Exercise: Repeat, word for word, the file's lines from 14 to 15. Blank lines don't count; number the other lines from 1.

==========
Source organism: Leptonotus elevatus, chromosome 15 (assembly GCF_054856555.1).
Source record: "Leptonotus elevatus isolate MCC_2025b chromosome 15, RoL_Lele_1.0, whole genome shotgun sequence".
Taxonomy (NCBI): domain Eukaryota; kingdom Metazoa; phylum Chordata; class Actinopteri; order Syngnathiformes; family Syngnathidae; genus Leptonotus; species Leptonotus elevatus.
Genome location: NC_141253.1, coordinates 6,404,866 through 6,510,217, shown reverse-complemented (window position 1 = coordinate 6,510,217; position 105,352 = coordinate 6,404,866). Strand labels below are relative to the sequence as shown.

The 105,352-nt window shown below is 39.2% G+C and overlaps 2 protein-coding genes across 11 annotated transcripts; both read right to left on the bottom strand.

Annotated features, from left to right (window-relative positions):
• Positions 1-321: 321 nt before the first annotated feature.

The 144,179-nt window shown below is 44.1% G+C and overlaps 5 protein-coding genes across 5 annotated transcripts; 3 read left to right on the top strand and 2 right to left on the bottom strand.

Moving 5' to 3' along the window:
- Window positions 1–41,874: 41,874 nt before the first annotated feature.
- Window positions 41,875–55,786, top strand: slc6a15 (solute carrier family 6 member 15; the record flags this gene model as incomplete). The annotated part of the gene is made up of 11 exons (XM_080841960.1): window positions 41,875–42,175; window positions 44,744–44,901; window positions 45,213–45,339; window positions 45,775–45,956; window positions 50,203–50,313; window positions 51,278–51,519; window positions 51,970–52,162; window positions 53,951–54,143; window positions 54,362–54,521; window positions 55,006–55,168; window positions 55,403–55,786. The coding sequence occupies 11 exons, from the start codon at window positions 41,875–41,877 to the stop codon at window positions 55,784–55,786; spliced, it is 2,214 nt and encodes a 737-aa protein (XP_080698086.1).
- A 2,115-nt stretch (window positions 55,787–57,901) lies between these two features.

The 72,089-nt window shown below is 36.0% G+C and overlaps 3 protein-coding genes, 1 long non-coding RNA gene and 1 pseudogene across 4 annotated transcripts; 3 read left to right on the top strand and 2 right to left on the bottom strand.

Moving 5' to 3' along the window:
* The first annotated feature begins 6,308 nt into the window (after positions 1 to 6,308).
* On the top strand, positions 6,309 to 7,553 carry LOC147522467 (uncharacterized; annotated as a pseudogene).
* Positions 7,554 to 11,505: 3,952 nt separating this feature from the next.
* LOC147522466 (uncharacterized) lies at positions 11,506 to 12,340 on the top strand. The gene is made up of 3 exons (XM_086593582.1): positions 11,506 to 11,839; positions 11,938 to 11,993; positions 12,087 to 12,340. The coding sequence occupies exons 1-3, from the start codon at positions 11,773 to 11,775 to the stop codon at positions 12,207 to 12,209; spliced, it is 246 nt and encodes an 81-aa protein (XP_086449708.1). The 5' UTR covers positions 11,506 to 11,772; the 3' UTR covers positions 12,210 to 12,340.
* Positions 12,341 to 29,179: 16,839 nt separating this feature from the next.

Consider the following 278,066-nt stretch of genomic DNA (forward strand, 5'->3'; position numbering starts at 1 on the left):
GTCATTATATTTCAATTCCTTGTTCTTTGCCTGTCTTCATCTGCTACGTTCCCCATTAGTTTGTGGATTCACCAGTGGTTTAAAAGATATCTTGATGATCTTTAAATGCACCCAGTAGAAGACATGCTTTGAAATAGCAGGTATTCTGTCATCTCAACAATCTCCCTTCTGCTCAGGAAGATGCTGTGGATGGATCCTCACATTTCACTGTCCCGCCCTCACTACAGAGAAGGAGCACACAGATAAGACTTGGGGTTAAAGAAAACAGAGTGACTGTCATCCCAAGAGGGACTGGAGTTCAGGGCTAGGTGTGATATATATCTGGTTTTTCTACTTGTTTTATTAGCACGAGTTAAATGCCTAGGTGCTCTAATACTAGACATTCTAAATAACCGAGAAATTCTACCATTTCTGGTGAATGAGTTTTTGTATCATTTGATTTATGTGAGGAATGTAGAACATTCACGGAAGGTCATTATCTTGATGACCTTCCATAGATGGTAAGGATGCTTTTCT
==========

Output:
Moving 5' to 3' along the window:
* The first annotated feature begins 6,308 nt into the window (after positions 1 to 6,308).